If a financial transaction tax were to be implemented in Europe, German Chancellor Merkel hopes it would apply to the whole EU but would settle for just the eurozone - an option her coalition partner finds unacceptable.
German Chancellor Angela Merkel's coalition partner, the Free Democrats (FDP), has made it clear it does not see eye to eye with Merkel on the idea of imposing a financial transaction tax that does not apply to the entire European Union.
After a meeting with French President Nicolas Sarkozy on Monday in Berlin, Merkel said she would prefer an EU-wide tax, but would settle for one that was limited to the 17-member eurozone.
The head of the FDP, Economy Minister Philipp Rösler, was adamant in his rejection of the suggestion.
"I'm standing pat: A tax like this must involve the entire EU, not just the eurozone countries," said Rösler, who is also Merkel's deputy chancellor, in an interview with the Frankfurter Rundschau newspaper. Otherwise, he said, economic competitiveness would take a hit and Germany would be forced to bear much of the burden.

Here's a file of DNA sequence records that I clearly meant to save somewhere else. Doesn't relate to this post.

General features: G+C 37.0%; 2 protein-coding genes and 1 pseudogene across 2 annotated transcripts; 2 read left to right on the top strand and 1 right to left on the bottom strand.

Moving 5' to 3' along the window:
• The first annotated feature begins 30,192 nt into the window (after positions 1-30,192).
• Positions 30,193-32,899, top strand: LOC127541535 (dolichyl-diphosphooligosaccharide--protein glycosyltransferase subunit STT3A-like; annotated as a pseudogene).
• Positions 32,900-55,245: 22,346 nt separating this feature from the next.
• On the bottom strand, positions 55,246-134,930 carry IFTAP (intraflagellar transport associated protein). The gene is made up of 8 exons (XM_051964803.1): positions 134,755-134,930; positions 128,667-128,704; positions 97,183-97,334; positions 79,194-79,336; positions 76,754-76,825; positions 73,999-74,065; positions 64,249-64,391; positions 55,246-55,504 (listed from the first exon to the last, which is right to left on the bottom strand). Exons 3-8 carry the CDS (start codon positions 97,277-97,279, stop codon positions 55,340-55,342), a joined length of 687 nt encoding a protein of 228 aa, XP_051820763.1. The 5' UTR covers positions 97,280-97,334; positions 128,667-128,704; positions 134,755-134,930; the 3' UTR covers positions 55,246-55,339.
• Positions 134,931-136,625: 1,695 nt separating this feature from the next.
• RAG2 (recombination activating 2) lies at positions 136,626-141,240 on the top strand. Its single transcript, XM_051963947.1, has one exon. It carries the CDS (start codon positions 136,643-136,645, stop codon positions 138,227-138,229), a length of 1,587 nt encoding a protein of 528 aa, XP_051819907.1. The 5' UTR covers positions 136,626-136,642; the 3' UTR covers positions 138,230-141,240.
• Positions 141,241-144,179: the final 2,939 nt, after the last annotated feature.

Rösler and his party's firm stance against a eurozone transaction tax is a fissure in the coalition that could deepen if Merkel pushes to implement the tax without participation from the greater EU. Britain, for example, has expressed its opposition to the idea.
France, on the other hand, has said it would be willing to go it alone, even if the rest of the EU or the eurozone was not on board.
Rösler was backed by other members of the FDP on Wednesday.
"I'm sending a clear warning to the chancellor against taking this course of action," Frank Schäffler, an FDP parliamentarian and member of the finance committee, said in an interview with the Neue Osnabrücker Zeitung newspaper.
He added that the coalition of Merkel's Christian Democrats and the FDP was created with the aim of not increasing taxes.
In an interview with the Handelsblatt newspaper, Schäffler said a eurozone-only tax would be dangerous for Europe.
"The financial transaction tax cannot divide Europe once again and exclude Sweden and Great Britain, which are currently against the tax," he said.
Author: Matt Zuvela (Reuters, AFP)
Editor: Nancy Isenson